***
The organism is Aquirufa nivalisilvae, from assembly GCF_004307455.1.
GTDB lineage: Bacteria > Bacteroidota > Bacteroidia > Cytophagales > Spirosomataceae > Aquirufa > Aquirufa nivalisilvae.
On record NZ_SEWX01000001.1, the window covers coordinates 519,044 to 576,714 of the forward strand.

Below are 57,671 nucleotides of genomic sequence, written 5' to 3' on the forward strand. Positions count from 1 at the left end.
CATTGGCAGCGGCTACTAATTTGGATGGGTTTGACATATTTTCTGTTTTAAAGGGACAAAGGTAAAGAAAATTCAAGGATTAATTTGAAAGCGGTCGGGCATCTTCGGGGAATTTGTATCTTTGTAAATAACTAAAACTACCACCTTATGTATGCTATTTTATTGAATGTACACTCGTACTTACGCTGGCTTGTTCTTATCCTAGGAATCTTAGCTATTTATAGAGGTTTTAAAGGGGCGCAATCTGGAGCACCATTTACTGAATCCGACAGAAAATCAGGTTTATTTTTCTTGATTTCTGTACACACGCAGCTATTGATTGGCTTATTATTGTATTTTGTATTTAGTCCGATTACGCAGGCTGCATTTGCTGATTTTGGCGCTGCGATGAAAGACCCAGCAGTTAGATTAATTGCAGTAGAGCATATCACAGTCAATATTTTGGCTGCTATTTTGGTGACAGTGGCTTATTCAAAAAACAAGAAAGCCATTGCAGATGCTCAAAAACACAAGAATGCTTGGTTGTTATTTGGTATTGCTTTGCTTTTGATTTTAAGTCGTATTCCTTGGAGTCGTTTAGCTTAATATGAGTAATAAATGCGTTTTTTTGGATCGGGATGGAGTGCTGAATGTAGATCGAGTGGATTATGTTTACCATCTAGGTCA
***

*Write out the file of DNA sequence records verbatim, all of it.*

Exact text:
The organism is Aquirufa nivalisilvae, from assembly GCF_004307455.1.
GTDB lineage: Bacteria > Bacteroidota > Bacteroidia > Cytophagales > Spirosomataceae > Aquirufa > Aquirufa nivalisilvae.
On record NZ_SEWX01000001.1, the window covers coordinates 519,044 to 576,714 of the forward strand.

Below are 57,671 nucleotides of genomic sequence, written 5' to 3' on the forward strand. Positions count from 1 at the left end.
CATTGGCAGCGGCTACTAATTTGGATGGGTTTGACATATTTTCTGTTTTAAAGGGACAAAGGTAAAGAAAATTCAAGGATTAATTTGAAAGCGGTCGGGCATCTTCGGGGAATTTGTATCTTTGTAAATAACTAAAACTACCACCTTATGTATGCTATTTTATTGAATGTACACTCGTACTTACGCTGGCTTGTTCTTATCCTAGGAATCTTAGCTATTTATAGAGGTTTTAAAGGGGCGCAATCTGGAGCACCATTTACTGAATCCGACAGAAAATCAGGTTTATTTTTCTTGATTTCTGTACACACGCAGCTATTGATTGGCTTATTATTGTATTTTGTATTTAGTCCGATTACGCAGGCTGCATTTGCTGATTTTGGCGCTGCGATGAAAGACCCAGCAGTTAGATTAATTGCAGTAGAGCATATCACAGTCAATATTTTGGCTGCTATTTTGGTGACAGTGGCTTATTCAAAAAACAAGAAAGCCATTGCAGATGCTCAAAAACACAAGAATGCTTGGTTGTTATTTGGTATTGCTTTGCTTTTGATTTTAAGTCGTATTCCTTGGAGTCGTTTAGCTTAATATGAGTAATAAATGCGTTTTTTTGGATCGGGATGGAGTGCTGAATGTAGATCGAGTGGATTATGTTTACCATCTAGGTCA